So far, Matthews has notched 58 goals and 101 points in 114 career regular season games. That’s a point-per-game average of 0.89 in comparison to Thornton’s 0.95 career average.
Matthews defeated Roman Hamrlik in the first round by collecting 92 percent of the votes.
(2) Mike Modano vs. (15) Steven Stamkos
Minnesota North Stars’ 1988 pick, Mike Modano, had an illustrious NHL career. In 1,499 regular season games, he tallied 561 goals and 1,374 points. He won his only Stanley Cup with the Dallas Stars in 1998-99 and has since been named to the NHL’s 100 as well as inducted into the Hockey Hall of Fame in 2014.
Modano holds the NHL records for most goals and points during the regular season by an American-born player and also holds the record for most playoff points by a U.S.-born player.
In the first round, Modano was matched up against Ottawa’s 1993 pick – Alexandre Daigle. Modano collected 92 percent of the 51 votes that were tallied.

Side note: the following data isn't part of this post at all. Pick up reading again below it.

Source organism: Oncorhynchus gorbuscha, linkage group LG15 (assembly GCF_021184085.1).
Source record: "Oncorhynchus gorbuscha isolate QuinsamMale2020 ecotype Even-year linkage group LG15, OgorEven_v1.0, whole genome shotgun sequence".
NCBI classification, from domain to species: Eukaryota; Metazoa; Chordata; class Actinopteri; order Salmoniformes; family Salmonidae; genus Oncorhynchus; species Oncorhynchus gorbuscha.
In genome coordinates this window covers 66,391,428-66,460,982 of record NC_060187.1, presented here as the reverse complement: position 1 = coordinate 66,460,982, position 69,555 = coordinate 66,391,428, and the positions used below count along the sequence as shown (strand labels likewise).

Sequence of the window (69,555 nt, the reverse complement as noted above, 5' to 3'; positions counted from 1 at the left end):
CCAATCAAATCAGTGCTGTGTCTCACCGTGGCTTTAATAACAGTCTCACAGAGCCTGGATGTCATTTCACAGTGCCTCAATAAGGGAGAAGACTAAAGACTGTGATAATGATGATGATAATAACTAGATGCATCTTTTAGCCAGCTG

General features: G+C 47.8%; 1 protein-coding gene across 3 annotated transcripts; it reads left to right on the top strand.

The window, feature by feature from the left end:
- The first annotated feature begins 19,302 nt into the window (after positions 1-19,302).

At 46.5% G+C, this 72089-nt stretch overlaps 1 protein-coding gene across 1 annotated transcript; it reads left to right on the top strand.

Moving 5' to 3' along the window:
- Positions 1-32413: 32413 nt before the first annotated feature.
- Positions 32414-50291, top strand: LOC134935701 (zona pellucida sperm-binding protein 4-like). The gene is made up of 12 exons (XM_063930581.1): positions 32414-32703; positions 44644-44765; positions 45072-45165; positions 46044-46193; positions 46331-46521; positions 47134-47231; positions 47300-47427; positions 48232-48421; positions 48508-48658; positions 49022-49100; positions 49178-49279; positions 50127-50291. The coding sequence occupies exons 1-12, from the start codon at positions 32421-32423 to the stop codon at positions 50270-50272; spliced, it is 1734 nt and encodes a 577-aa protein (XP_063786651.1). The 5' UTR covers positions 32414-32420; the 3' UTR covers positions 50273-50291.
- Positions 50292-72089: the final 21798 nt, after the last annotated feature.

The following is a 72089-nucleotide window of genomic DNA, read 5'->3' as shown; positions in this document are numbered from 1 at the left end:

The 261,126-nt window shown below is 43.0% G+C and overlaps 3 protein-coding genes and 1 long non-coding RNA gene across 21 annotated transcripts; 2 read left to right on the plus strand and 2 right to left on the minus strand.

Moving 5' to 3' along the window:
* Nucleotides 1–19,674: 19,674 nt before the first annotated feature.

On the other side of this matchup is Lightning star, Steven Stamkos. Up to now, Stamkos has collected 632 points in 626 regular season games. While he’s dealt with a number of major injuries over his short career, the 27-year-old Canadian is still averaging 0.99 points per game.
He has twice won the Rocket Richard trophy in 2009-10 and 2011-12 when he tallied 51 goals and 60 goals respectively. He’s hit the 40-goal mark in four seasons and is on pace for his first 100-point season.
In what was one of the closest matchups of the first round, Stamkos beat out the Islanders’ John Tavares, collecting 65 percent of the 40 votes.
(3) Mats Sundin vs. (14) Marc-Andre Fleury
Over his career, Mats Sundin was a leader on the ice. In 1,346 regular season games played, he recorded 1,349 points. While he never won a Cup, the big Swede did leave his mark on the NHL.
He retired as the all-time leader in a number of categories by a Swedish-born player – including goals (564), points (1,349), power play goals (160), shorthanded goals (31) and game-winning goals (96), while finishing second in regular season games played (1,346) and third in regular season assists (785).
He was named to the NHL 100 list and inducted into the Hockey Hall of Fame in 2012.